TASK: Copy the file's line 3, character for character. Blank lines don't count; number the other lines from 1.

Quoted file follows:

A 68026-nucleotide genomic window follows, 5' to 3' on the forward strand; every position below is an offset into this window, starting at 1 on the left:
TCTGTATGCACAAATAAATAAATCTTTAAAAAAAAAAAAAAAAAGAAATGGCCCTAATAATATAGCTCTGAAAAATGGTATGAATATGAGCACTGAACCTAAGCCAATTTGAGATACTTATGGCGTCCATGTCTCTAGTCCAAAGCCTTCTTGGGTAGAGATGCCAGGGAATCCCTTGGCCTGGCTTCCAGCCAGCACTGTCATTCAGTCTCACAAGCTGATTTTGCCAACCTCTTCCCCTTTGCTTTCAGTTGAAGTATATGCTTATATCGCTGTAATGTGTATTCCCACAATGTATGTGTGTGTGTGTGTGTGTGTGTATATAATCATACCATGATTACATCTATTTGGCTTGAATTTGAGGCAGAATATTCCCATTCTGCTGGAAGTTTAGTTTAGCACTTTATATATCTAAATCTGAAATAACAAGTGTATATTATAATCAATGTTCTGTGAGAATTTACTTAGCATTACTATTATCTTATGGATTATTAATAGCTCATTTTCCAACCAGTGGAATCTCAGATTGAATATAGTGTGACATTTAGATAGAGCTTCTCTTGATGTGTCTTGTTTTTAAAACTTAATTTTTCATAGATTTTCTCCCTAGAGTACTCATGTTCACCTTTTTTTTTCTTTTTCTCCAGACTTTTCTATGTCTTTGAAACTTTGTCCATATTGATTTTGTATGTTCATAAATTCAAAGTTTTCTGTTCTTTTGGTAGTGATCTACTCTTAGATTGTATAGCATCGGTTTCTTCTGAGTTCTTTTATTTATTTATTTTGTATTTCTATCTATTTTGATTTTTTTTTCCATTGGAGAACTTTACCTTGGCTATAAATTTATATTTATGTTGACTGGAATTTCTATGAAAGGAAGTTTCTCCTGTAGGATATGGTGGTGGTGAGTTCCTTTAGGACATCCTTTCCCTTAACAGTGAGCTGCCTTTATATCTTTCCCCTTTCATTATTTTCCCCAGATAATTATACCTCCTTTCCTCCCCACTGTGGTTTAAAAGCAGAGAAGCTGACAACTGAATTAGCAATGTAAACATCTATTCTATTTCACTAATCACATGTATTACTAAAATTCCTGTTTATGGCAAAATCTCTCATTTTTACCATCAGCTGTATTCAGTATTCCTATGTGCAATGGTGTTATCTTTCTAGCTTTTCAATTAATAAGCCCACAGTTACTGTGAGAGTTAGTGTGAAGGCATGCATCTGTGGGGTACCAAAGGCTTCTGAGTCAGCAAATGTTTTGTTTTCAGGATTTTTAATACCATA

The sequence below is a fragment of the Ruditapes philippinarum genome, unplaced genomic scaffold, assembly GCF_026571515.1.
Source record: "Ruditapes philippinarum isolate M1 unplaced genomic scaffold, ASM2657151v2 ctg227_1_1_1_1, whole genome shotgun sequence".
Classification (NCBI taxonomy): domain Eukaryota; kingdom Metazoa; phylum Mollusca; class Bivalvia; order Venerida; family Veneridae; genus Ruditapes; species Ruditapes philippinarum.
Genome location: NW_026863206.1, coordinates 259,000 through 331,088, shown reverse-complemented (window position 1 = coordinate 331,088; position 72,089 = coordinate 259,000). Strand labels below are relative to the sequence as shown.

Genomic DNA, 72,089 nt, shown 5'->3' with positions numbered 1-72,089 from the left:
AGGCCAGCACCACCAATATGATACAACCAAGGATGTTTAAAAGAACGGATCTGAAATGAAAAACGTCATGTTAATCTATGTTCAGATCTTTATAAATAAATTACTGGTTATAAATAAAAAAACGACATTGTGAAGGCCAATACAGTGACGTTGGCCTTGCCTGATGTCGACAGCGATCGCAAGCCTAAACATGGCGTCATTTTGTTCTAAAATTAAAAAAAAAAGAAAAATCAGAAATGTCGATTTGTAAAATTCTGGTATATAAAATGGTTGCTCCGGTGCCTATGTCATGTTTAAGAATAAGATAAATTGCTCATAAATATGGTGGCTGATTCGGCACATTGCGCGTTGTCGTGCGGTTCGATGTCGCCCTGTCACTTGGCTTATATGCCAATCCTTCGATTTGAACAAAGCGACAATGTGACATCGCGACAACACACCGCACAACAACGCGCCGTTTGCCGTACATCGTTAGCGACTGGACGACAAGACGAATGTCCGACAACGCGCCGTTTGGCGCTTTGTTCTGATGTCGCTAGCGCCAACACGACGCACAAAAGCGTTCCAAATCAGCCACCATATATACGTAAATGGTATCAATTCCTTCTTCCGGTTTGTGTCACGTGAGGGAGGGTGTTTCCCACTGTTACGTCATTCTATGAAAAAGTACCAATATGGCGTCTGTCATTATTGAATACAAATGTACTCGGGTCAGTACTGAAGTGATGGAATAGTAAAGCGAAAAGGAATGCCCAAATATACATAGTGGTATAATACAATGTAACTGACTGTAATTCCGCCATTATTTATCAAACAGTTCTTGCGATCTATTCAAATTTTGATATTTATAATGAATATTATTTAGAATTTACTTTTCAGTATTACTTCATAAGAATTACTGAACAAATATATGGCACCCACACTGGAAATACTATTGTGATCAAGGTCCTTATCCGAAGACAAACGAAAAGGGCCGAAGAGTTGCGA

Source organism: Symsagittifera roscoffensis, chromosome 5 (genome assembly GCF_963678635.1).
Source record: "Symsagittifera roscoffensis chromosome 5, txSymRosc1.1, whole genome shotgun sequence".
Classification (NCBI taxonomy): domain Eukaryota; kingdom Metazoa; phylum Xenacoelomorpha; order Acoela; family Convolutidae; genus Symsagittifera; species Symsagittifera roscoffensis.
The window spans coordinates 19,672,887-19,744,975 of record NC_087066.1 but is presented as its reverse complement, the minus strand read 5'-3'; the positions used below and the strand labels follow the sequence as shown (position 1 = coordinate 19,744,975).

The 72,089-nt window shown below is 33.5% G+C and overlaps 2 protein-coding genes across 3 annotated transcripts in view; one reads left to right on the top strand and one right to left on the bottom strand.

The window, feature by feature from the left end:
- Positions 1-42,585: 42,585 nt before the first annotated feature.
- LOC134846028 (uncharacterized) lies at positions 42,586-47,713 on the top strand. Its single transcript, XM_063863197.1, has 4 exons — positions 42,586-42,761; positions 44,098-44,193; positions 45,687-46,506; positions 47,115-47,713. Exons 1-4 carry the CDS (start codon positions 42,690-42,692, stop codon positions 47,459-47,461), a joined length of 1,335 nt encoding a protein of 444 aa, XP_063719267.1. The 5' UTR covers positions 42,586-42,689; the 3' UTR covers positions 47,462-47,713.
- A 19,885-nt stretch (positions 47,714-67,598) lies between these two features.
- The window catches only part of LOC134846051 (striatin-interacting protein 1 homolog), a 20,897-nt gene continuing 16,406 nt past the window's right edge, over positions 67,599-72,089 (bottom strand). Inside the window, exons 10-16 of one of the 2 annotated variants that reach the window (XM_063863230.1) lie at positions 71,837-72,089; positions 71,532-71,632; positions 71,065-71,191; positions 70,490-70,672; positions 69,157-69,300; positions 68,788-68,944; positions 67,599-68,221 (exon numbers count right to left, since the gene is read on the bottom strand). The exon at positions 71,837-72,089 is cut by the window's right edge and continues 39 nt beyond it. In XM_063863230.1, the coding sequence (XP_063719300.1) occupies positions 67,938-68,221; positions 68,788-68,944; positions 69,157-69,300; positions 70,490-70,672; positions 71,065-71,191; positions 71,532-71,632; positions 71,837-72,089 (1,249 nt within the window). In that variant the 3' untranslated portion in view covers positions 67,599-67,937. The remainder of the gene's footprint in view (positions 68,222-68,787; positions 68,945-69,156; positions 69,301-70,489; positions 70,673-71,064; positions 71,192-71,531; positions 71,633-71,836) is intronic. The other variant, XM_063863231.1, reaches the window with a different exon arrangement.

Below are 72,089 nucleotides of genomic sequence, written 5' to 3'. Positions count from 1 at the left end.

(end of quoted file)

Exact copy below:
The sequence below is a fragment of the Ruditapes philippinarum genome, unplaced genomic scaffold, assembly GCF_026571515.1.